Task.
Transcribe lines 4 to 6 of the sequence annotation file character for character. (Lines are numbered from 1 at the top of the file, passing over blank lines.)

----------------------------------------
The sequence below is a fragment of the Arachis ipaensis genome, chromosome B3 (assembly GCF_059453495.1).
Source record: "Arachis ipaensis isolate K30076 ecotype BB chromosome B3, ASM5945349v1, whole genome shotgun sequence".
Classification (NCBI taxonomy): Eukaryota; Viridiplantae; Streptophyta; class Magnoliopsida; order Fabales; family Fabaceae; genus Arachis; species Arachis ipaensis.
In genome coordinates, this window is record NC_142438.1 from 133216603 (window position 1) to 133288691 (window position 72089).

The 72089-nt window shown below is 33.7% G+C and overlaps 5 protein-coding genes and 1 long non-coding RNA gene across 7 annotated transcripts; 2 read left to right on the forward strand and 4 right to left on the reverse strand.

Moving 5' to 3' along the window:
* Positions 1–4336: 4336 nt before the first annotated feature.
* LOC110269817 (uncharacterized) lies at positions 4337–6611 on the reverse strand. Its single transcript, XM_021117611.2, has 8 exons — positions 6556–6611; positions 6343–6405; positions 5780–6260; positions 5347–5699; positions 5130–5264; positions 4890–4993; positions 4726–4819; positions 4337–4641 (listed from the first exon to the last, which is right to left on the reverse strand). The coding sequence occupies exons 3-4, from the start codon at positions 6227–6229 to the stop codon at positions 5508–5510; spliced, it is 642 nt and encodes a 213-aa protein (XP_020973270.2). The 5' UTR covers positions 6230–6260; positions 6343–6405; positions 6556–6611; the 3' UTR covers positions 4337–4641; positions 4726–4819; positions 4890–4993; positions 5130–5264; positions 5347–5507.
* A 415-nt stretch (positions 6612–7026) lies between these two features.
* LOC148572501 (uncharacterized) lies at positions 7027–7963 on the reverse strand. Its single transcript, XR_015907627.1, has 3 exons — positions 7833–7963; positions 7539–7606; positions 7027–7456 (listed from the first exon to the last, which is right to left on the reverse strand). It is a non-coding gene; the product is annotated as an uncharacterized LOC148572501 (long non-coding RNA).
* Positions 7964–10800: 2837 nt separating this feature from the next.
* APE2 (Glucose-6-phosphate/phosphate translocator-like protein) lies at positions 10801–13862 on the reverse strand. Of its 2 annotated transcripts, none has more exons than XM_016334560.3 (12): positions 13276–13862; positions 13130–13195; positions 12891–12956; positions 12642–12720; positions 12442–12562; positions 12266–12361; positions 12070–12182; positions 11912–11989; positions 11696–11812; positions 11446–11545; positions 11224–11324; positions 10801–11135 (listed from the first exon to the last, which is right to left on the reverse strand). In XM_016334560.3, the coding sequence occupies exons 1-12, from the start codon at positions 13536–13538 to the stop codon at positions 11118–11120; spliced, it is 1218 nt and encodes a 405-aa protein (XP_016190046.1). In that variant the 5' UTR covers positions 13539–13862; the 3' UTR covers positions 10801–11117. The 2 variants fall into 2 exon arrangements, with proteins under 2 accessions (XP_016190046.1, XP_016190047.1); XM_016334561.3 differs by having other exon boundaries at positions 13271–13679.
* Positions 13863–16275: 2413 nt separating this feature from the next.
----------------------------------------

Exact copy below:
In genome coordinates, this window is record NC_142438.1 from 133216603 (window position 1) to 133288691 (window position 72089).

The 72089-nt window shown below is 33.7% G+C and overlaps 5 protein-coding genes and 1 long non-coding RNA gene across 7 annotated transcripts; 2 read left to right on the forward strand and 4 right to left on the reverse strand.

Moving 5' to 3' along the window: